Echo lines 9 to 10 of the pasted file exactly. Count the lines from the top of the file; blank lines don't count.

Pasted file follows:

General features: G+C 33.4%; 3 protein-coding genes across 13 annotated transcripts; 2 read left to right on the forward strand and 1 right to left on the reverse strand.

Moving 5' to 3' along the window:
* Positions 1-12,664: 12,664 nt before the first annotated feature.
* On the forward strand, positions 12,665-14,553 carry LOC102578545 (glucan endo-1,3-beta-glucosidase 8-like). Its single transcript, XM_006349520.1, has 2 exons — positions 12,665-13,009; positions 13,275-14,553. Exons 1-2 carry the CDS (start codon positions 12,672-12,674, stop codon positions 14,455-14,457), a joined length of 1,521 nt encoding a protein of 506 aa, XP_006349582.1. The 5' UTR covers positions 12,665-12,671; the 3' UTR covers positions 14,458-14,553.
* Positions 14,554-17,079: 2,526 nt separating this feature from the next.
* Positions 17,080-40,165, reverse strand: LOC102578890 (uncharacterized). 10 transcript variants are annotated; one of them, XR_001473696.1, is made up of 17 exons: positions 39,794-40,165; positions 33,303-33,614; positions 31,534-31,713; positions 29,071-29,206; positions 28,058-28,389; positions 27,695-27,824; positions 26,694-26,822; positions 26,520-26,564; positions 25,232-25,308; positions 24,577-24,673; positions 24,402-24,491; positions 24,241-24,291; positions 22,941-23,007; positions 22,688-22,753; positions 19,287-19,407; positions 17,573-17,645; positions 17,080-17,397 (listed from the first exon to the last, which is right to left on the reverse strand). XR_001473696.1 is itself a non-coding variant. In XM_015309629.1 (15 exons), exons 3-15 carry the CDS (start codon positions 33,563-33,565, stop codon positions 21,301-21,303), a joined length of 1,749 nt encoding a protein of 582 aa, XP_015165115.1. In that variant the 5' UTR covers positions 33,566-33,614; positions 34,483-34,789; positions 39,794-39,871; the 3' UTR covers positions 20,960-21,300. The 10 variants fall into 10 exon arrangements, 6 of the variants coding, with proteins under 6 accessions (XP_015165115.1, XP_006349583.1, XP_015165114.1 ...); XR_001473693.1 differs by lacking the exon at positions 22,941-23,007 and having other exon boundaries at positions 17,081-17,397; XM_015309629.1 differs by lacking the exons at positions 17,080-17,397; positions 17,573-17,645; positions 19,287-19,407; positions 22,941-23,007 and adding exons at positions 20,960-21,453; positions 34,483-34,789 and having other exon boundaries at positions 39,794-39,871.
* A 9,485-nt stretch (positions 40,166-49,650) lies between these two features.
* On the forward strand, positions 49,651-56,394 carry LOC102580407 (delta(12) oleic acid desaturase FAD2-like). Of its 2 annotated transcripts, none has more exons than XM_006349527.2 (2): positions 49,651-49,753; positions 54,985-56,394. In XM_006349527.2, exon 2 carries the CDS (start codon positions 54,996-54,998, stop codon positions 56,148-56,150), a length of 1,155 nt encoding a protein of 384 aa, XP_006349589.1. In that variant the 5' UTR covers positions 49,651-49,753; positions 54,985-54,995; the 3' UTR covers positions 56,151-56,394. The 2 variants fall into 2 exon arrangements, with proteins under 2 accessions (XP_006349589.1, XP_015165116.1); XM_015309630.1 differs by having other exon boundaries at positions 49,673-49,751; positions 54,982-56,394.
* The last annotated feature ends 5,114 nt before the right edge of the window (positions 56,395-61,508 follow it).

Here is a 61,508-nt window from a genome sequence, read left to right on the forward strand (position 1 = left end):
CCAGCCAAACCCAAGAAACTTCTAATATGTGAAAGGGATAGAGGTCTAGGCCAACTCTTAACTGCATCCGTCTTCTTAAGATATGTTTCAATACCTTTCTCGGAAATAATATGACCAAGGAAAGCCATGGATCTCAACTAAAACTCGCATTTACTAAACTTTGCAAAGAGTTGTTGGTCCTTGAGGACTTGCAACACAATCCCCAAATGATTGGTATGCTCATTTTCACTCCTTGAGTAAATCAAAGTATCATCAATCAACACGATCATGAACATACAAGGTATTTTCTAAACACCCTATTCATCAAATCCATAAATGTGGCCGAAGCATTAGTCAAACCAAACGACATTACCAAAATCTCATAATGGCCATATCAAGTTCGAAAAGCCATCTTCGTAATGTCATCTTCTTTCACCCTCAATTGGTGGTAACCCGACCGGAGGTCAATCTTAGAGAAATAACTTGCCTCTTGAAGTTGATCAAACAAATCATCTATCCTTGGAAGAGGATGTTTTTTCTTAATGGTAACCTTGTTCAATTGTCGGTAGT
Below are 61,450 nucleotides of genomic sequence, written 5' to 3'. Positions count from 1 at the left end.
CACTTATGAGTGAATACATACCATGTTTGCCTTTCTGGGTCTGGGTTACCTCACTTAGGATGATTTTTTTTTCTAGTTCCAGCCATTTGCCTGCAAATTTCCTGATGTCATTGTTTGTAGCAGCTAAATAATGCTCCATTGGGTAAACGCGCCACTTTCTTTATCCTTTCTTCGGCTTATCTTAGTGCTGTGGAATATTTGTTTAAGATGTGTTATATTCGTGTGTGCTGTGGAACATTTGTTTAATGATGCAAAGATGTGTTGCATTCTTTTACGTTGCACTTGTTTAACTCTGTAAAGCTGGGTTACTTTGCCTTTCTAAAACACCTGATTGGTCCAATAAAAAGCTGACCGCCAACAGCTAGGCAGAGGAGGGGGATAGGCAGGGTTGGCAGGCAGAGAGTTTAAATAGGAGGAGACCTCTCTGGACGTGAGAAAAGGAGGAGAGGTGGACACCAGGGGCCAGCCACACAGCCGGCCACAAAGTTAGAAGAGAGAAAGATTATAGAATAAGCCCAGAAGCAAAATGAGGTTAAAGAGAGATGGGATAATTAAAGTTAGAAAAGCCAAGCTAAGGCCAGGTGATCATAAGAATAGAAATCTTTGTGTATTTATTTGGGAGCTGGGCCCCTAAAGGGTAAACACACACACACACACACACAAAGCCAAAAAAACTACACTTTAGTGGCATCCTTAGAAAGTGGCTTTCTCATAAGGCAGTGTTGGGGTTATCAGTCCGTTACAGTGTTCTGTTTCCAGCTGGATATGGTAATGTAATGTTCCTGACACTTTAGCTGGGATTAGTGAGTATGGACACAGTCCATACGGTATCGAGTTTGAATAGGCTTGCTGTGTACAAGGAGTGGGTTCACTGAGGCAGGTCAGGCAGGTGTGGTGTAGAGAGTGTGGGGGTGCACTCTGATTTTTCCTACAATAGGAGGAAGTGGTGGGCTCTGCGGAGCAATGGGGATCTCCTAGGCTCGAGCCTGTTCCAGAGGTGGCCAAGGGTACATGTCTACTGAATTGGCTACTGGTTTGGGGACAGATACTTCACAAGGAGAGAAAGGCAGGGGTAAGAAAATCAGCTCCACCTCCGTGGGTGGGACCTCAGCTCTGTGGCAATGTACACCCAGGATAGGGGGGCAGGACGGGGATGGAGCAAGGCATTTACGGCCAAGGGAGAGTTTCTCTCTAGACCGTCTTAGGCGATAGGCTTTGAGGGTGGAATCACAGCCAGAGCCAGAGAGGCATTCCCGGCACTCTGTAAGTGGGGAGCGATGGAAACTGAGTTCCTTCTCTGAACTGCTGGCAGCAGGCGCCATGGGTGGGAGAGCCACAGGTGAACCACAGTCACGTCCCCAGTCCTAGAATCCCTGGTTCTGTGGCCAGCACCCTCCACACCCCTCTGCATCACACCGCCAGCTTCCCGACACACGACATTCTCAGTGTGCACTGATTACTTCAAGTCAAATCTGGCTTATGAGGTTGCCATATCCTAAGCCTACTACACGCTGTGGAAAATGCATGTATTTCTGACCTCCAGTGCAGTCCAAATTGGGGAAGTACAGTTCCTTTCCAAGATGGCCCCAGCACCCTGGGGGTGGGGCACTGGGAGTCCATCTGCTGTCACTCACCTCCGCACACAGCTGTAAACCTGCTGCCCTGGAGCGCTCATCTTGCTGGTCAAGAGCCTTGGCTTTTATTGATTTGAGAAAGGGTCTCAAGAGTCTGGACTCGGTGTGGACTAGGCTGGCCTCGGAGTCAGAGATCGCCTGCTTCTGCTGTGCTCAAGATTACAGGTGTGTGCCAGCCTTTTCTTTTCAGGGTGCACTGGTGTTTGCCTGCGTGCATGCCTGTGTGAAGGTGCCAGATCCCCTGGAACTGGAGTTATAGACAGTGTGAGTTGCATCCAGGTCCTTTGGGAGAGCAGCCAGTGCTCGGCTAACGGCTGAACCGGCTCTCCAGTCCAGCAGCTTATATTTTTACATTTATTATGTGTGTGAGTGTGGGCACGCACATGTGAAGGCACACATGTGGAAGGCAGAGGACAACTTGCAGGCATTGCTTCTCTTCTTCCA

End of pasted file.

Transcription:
* The last annotated feature ends 5,114 nt before the right edge of the window (positions 56,395-61,508 follow it).

Here is a 61,508-nt window from a genome sequence, read left to right on the forward strand (position 1 = left end):